Chris Bowen urges Cop28 to “phase out the use of fossil fuels” in energy systems while negotiations attempt to overcome a stalemate.
At the Cop28 summit, Chris Bowen, the climate change minister of Australia, has stated to representatives from almost 200 nations that the utilization of fossil fuels in energy systems must be discontinued.
The president of the Cop, Sultan Al Jaber, called for a majlis on Sunday to gather all countries and discuss points of disagreement, such as the gradual removal of fossil fuels. The majlis follows the traditional format of an elders’ conference in the United Arab Emirates.
The two-week conference only has one and a half days remaining for official negotiations before it ends on Tuesday morning.
During the summit, Bowen informed the majlis that a comprehensive evaluation of global stocks revealed that the world is not currently on course to limit heating to 1.5C. She emphasized the need for a response that prioritizes maintaining this target.
According to him, there must be a maximum level of global emissions reached by 2025, followed by a decrease of 43% by 2030 and 60% by 2035 in comparison to the levels in 2019. He also believes that renewable energy should be tripled by the year 2030. He stated that this goal should be taken into account in the final outcome.
We must confront this reality without hesitation: in order to maintain a 1.5C temperature increase, fossil fuels cannot continue to be a part of our energy systems – and I say this as the minister of climate and energy for one of the world’s leading fossil fuel exporting countries. We recognize and accept this truth because we also reside in the Pacific and do not want to witness our fellow island nations being submerged by rising sea levels.
Bowen stated that there were numerous possibilities for the language used during the discussions to convey the idea that fossil fuels are not a sustainable option. He also assured the president that they would work together to find a solution that allows for this message to be recorded in history.
He suggested the possibility of adding the term “unabated” to any discussions regarding the gradual elimination of fossil fuels. The term “unabated” is a contentious and vague concept in climate negotiations, typically interpreted as allowing the use of fossil fuels as long as their emissions are being minimized through carbon capture and storage, a technology that has not yet been proven to be economically feasible.
According to Bowen, discussing the reduction of fossil fuel usage in a deal should not be viewed as an excuse for countries to continue relying on them. He believes that our focus should not be solely on phasing out fossil fuel emissions, but rather on completely stopping their use in our energy systems. Abatement should serve as a last resort and safety measure, not as a reason to delay action or do nothing.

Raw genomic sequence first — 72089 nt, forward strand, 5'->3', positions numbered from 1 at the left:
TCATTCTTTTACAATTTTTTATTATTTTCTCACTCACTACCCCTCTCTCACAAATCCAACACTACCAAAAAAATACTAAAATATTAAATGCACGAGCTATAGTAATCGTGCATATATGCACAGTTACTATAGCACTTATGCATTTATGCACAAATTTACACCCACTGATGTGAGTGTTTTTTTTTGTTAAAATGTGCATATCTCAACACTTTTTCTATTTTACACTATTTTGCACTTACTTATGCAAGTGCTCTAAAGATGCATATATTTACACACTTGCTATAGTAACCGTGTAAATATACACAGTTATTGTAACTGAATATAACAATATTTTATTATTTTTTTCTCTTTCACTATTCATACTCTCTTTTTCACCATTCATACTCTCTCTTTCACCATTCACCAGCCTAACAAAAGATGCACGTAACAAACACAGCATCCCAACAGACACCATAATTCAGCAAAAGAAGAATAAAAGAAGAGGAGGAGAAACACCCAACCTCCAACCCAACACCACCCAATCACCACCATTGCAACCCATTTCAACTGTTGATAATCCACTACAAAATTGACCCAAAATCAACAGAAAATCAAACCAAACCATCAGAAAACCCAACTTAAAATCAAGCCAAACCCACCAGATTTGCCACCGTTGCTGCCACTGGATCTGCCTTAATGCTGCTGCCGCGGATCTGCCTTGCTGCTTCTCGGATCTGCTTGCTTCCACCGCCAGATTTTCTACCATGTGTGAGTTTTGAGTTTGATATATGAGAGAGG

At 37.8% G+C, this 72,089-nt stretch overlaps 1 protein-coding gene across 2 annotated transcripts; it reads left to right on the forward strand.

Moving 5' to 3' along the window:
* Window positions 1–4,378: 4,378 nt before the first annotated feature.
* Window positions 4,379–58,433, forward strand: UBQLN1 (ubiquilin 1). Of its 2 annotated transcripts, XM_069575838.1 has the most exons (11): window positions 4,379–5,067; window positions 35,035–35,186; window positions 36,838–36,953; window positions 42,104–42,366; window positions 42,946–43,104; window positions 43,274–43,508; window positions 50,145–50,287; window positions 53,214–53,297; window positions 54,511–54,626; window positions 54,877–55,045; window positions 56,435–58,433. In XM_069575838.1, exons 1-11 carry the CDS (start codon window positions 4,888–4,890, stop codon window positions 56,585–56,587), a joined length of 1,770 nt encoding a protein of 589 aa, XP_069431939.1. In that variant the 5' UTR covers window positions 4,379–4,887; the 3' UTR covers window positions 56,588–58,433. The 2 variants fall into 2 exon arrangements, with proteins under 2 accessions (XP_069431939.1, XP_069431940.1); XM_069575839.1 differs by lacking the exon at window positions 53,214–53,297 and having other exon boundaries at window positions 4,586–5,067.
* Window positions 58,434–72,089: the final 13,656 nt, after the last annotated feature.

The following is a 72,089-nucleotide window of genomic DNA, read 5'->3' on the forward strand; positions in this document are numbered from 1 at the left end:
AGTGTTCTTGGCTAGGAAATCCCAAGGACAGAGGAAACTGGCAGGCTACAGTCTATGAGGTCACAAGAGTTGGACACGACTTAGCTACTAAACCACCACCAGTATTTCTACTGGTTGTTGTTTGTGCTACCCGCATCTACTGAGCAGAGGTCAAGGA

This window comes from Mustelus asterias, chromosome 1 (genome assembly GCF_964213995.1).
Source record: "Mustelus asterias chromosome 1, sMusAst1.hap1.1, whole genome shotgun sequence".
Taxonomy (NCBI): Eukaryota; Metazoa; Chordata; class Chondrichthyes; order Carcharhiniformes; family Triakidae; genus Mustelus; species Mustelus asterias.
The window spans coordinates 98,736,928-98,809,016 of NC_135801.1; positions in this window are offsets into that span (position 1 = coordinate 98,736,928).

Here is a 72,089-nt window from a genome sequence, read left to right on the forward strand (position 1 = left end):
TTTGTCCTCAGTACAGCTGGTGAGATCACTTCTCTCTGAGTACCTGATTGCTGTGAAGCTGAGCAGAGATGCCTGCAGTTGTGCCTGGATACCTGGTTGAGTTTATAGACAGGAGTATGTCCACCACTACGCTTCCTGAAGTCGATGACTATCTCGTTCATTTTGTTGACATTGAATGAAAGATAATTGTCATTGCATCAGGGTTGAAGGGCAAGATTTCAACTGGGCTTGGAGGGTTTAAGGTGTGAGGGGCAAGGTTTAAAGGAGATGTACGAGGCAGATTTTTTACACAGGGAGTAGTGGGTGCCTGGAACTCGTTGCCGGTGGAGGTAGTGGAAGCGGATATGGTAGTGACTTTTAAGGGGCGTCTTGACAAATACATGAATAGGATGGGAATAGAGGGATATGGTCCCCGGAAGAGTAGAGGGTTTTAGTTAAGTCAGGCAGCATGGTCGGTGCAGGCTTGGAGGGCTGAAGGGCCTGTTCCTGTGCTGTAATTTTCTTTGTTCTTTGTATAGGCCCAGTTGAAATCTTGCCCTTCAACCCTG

During an emotionally-charged meeting, Al Jaber requested that countries speak without relying on written notes or a pre-written speech.
Earlier, Diego Pacheco, the main representative of the Like Minded Group of Developing Countries (which consists of China, India, and Saudi Arabia), had accused the US, Norway, Australia, and Canada of being hypocritical for endorsing a plan to gradually eliminate fossil fuels while simultaneously planning to increase their own production.
Saudi Arabia has been criticized for hindering negotiations by opposing forceful language for phasing out fossil fuels. Instead, they are pushing for a mention of fossil fuel emissions. Additionally, there are discrepancies between affluent nations and newly developing economies like China regarding the extent of responsibility for reducing emissions and providing financial aid to at-risk countries.
Ralph Regenvanu, the Minister for Climate Change in Vanuatu, expressed support for the request made by Pacific and small island nations for a complete cessation of fossil fuel use and subsidies, as well as an immediate stop to any further expansion of the industry.
“There is significant resistance to including unabated in the proposal,” he explained. “If it is included, it must be clearly defined and have a specific time limit.”
Regenvanu stated that although he disagreed with Bowen’s use of the term “unabated”, his country was pleased with Australia’s stance at this Cop. He noted that it was a significant shift in position.
According to him, the main issue with Australia’s position is their significant exports of coal and gas. He urged countries to support a treaty for non-proliferation of fossil fuels, which would hold them accountable for the coal, gas, and oil they export, not just what they consume domestically.
The stance taken by Bowen regarding reduced use of fossil fuels was heavily condemned by advocates for addressing climate change.
According to Greenpeace’s Pacific advisor, Shiva Gounden, the minister had the chance to show empathy during the majlis, but instead was rude. Gounden stated, “He acted as if Australia is now the moral leader in climate justice, even though they are still approving new fossil fuel projects.”
Barry Traill, the director of Climate Solutions for Australia, stated that a significant portion of Bowen’s speech effectively and straightforwardly conveyed the need to eliminate fossil fuels. However, Traill found it frustrating that Bowen supported a term that could be manipulated by projects with questionable intentions, claiming they will clean up pollution after it has already been released into the atmosphere.
In addition to the future implications of fossil fuels, another significant issue discussed at the talks is the frustration of developing countries over the lack of assistance from wealthier nations in adapting to the consequences of the climate emergency.
The president was anticipated to create a preliminary draft of the agreement text on Sunday night in UAE time, with negotiations set to continue on Monday.